The method Taylor and his collaborators use to^{ }develop the freeparticle propagator illustrates their general approach to making^{ }difficult ideas more accessible. The key to making the "explore^{ }many paths" approach practical is to get rid of the^{ }summation over all possible paths. The world line through spacetime^{ }between a given starting event a and a given ending^{ }event b that has the least action is by definition^{ }the world line along which the particle's arrow undergoes the^{ }fewest turns from start to finish. With the help of^{ }the computer programs, a student can find that the only^{ }paths that contribute significantly to the arrow representing the final^{ }sum at event b are those contributing final arrows that^{ }make an angle of less than with the arrow^{ }contributed by the world line of least action; neither the^{ }length nor the direction of the sum is much affected^{ }if one ignores all other paths. Indeed, one finds that^{ }for a free particle, the direction (in the complex plane)^{ }of the arrow representing the sum at b is always^{ }rotated by 45° relative to the direction of the arrow^{ }contributed by the leastaction world line at b (which in^{ }turn is simply a rotated version of the arrow at^{ }the initial event a), and the sum's magnitude depends on^{ }how far a path must deviate from the leastaction world^{ }line to yield a contributed arrow that makes an angle^{ }of with the leastaction arrow. ^{ }
Therefore it should be^{ }possible in principle to forego the sum entirely and calculate^{ }the arrow representing the sum over all paths by rotating^{ }the direction of the arrow contributed by the single leastaction^{ }path by 45° and multiplying by a factor that specifies^{ }the degree to which small deviations from this path affect^{ }the angle of the path's contributed arrow. For a free^{ }particle, this factor can only be a function of the^{ }particle's mass m, Planck's constant h, the time interval between^{ }the initial and final events, and the spatial separation of^{ }those events. Taylor and his collaborators^{9} argue that we can^{ }determine the correct expression for this factor by assuming that^{ }a freeparticle wave function which is uniform over space at^{ }a certain time must remain uniform as time passes (a^{ }result required by symmetry). We can consider any wave function^{ }at a given time to be a set of arrows^{ }(that is, complex numbers) distributed over space. Assume that we^{ }know the wave function arrows (x_{i},t_{0}) at various positions x_{i}^{ }at some initial time t_{0}. The arrow (x,t) at a^{ }different position x and later time t is determined by^{ }determining the sum of the arrows contributed by all paths^{ }starting from the arrow (x_{i},t_{0}) at a given x_{i} at^{ }time t_{0} and arriving at position x and time t,^{ }and then summing over all x_{i} (see Fig. 1). For^{ }the free particle, we can do the sum over all^{ }paths by calculating the arrow contributed by the leastaction path^{ }from x_{i},t_{0} to x, t (which is a straight world^{ }line for a free particle) and use a formula (rule)^{ }involving h, m, t–t_{0}, and x–x_{i} to convert this arrow^{ }to an arrow representing the sum over all paths. By^{ }using a program constructed for this purpose, students can experiment^{ }with different rules until they find one that preserves the^{ }uniform wave function. The process is quite intuitive and requires^{ }very little mathematics. ^{ }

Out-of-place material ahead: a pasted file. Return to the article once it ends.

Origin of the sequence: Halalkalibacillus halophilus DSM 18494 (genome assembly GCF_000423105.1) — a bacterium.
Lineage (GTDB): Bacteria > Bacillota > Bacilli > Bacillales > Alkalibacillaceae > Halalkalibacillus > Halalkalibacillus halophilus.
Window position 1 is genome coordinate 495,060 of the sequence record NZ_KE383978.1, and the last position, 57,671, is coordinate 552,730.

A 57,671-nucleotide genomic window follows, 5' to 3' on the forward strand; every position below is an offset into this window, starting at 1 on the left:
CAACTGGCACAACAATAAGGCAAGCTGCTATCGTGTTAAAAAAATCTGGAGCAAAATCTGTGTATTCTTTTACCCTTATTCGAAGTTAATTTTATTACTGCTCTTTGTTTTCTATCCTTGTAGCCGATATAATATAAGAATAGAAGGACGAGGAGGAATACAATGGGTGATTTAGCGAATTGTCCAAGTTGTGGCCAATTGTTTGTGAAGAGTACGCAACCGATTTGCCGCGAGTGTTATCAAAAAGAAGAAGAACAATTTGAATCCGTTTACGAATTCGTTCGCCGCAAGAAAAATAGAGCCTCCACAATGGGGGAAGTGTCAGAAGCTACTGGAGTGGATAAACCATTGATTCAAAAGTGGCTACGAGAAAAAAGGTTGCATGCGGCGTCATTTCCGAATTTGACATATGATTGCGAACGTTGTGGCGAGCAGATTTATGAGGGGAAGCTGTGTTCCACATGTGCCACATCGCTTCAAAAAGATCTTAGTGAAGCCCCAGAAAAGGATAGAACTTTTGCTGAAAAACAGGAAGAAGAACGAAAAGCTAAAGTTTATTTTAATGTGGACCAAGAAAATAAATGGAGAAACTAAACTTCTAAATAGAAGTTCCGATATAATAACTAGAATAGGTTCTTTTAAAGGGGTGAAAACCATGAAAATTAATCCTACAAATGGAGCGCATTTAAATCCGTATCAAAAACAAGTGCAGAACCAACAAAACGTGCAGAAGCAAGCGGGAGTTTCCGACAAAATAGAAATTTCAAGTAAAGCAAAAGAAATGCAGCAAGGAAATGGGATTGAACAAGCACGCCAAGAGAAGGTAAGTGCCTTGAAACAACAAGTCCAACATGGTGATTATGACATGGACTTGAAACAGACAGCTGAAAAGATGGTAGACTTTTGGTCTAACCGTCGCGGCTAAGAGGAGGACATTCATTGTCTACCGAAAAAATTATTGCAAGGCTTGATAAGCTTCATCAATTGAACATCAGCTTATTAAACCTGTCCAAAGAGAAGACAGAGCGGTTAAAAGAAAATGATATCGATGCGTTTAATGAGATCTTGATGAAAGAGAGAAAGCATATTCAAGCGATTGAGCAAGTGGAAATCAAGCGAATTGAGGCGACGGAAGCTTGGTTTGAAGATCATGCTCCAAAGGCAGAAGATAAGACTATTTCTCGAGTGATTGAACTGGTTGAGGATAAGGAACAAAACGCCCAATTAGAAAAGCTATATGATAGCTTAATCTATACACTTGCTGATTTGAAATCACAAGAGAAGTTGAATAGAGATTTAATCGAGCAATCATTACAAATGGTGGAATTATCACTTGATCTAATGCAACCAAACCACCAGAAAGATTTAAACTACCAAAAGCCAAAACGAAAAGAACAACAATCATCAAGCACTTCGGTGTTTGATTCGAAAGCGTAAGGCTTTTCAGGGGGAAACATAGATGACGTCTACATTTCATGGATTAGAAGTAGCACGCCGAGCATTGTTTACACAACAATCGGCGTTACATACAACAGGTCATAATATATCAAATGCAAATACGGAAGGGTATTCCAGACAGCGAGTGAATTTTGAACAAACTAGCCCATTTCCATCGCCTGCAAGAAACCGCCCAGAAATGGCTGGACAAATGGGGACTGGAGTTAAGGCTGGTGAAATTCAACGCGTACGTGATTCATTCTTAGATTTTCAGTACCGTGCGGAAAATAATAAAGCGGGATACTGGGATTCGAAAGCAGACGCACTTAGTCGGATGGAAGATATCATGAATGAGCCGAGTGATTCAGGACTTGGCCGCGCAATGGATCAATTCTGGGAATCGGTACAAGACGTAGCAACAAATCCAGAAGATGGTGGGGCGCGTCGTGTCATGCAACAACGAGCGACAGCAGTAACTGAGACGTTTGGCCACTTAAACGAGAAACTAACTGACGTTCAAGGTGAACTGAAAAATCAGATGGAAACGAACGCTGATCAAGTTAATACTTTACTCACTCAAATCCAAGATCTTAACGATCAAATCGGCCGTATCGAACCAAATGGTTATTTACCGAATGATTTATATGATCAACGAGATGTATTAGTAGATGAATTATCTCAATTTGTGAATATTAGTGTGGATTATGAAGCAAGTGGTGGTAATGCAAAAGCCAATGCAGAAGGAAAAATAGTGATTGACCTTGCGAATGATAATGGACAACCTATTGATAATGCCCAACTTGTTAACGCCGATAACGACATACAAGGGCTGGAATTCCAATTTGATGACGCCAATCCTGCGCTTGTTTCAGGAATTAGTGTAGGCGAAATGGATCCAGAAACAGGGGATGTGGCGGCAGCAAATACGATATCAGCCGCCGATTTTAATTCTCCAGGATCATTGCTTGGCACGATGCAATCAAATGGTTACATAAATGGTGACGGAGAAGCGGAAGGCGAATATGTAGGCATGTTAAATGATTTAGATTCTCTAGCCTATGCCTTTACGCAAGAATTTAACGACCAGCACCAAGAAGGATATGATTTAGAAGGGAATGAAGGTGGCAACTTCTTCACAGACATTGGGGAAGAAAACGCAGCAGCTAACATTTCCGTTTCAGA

Figure 1. Once we know how to generate a^{ }future wave function from a past one, we can generalize^{ }to particles that are not free and begin to explore^{ }both stationary and dynamic states of bound particles.^{9} After developing^{ }the general concept of a stationary state, we might introduce^{ }the Schrödinger equation and explore bound states of other systems^{ }in a more conventional manner. ^{ }
The approach in Ref. 9^{ }is plausibly accessible to sophomorelevel physics majors, and has the^{ }advantage of giving these students a deeper, more intuitive, and^{ }perhaps more engaging understanding of quantum mechanics than one typically^{ }gets in a modern physics course. Moreover, this approach is^{ }the only way that I know in which we might^{ }plausibly link the classical principle of least action and quantum^{ }mechanics at this level. This approach, however, will take a^{ }fair amount of class time, and thus will probably displace^{ }some other topics usually covered in such a course.^{11} ^{ }
Next^{ }I would like to discuss the treatment of special relativity^{ }in the modern physics course. The argument about the propagator^{ }assumes that the reader understands what events, world lines, and^{ }spacetime diagrams are (Fig. 1 is essentially a spacetime diagram).^{ }Therefore, a careful treatment of these concepts in the relativity^{ }portion of the course is essential for the success of^{ }the quantum section. My experience is that taking the time^{ }to teach students to use spacetime diagrams and the geometric^{ }analogy to relativity before teaching the Lorentz transformation equations greatly^{ }improves their understanding. Students understand much better the meaning of^{ }the Lorentz transformation equations after they have seen a spacetime^{ }diagram that shows the axes for two different reference frames,^{ }and after they have understood the crucial differences between coordinate^{ }measurements and the invariant spacetime interval. ^{ }